The striker had admitted recently that he may have retired earlier, had it not been for Euro 2012 being in his home country Ukraine.
He was unable to prevent his nation going out at the group stages, but did score two goals in their opening game victory over Sweden.
I don’t think that legend is too strong a word for Andrei Shevchenko. The striker has terrorised defenders in his homeland with Dinamo Kiev, in Italy with AC Milan and in England with Chelsea. It’s fair to say that his stay in the Premier League was not the most glorious chapter of his career though.
His time at Milan was a completely different story, as he established himself as one of the most feared strikers of his generation. In his two spells with the Rossoneri the Ukrainian scored 175 goals in 322 appearances.
Shevchenko helped Milan win the Champions League in 2003 and also the Serie A title in 2004. Shevchenko also won five pieces of silverware with Dinamo Kiev, again in two separate spells.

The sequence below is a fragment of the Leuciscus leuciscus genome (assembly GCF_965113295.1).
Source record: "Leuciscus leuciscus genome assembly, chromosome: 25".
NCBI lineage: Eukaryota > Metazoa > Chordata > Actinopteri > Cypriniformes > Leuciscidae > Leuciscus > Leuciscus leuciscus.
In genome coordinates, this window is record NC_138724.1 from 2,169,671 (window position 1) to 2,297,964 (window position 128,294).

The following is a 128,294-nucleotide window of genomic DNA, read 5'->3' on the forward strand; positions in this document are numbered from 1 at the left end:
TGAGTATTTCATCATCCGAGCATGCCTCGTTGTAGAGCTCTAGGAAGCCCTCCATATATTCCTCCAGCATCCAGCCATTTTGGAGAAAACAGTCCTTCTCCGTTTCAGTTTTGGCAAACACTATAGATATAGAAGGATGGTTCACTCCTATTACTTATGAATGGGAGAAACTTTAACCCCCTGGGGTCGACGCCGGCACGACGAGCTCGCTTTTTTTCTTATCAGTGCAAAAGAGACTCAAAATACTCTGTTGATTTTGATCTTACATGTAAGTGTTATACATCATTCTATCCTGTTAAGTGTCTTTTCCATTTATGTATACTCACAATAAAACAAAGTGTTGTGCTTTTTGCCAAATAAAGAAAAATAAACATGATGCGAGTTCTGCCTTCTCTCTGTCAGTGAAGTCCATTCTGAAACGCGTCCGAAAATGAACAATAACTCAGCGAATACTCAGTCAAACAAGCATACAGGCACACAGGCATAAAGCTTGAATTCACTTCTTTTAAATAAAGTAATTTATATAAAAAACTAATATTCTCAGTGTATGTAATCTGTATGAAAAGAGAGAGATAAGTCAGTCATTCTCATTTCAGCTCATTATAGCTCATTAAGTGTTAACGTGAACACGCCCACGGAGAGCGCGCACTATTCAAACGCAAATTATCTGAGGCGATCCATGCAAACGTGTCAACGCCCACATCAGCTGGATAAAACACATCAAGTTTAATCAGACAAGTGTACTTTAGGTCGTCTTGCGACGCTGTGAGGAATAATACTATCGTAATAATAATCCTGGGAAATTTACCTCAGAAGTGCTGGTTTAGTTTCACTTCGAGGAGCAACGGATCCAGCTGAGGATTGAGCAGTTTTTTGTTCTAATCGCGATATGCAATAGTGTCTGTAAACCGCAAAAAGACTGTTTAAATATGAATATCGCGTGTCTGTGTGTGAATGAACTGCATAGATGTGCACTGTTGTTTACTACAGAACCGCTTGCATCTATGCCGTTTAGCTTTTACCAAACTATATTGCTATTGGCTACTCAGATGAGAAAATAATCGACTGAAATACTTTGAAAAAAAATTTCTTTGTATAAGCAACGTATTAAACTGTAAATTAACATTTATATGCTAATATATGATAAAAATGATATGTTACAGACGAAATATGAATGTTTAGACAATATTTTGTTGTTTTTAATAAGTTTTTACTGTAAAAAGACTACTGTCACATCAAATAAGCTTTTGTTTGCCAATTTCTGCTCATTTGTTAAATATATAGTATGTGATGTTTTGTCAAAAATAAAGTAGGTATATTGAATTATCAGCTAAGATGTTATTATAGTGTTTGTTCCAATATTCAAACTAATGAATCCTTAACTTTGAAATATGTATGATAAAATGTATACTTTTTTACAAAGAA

Andrei Shevchenko is regarded as the best player that the Ukraine have ever produced, alongside current national coach Oleg Blokhin. The striker is his nations all-time record goalscorer with 48 goals in 111 appearances.
Age has finally got to Andrei Shevchenko. Although he has been a good player in recent seasons, he has been a shadow of the player that tore up Serie A defences in his prime. Although he still has a sharp football brain, he no longer has the searing pace that made him so dangerous to opposition defences.
The time was probably right to pull a curtain down on his glittering career. The striker is set to go into politics in his homeland. If his football career is anything to go by then he will be a political star in years to come.
Has Andrei Shevchenko retired at the right time?
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